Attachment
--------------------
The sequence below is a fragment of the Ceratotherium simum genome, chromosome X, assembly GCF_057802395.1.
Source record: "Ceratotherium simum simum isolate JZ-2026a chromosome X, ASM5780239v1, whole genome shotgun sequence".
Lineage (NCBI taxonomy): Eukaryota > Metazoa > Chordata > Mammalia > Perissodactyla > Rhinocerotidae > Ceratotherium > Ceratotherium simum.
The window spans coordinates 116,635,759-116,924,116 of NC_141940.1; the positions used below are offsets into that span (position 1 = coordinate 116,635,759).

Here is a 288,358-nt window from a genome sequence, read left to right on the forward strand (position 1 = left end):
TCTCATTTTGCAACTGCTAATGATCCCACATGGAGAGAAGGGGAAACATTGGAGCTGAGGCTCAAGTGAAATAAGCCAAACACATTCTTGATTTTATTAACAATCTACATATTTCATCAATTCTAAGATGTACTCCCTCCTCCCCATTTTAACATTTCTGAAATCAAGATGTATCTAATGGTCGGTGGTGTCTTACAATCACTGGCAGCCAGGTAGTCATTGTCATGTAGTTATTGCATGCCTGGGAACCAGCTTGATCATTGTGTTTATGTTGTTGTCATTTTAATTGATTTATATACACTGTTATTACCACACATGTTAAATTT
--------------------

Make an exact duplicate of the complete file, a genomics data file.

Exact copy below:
The sequence below is a fragment of the Ceratotherium simum genome, chromosome X, assembly GCF_057802395.1.
Source record: "Ceratotherium simum simum isolate JZ-2026a chromosome X, ASM5780239v1, whole genome shotgun sequence".
Lineage (NCBI taxonomy): Eukaryota > Metazoa > Chordata > Mammalia > Perissodactyla > Rhinocerotidae > Ceratotherium > Ceratotherium simum.
The window spans coordinates 116,635,759-116,924,116 of NC_141940.1; the positions used below are offsets into that span (position 1 = coordinate 116,635,759).

Here is a 288,358-nt window from a genome sequence, read left to right on the forward strand (position 1 = left end):
TCTCATTTTGCAACTGCTAATGATCCCACATGGAGAGAAGGGGAAACATTGGAGCTGAGGCTCAAGTGAAATAAGCCAAACACATTCTTGATTTTATTAACAATCTACATATTTCATCAATTCTAAGATGTACTCCCTCCTCCCCATTTTAACATTTCTGAAATCAAGATGTATCTAATGGTCGGTGGTGTCTTACAATCACTGGCAGCCAGGTAGTCATTGTCATGTAGTTATTGCATGCCTGGGAACCAGCTTGATCATTGTGTTTATGTTGTTGTCATTTTAATTGATTTATATACACTGTTATTACCACACATGTTAAATTT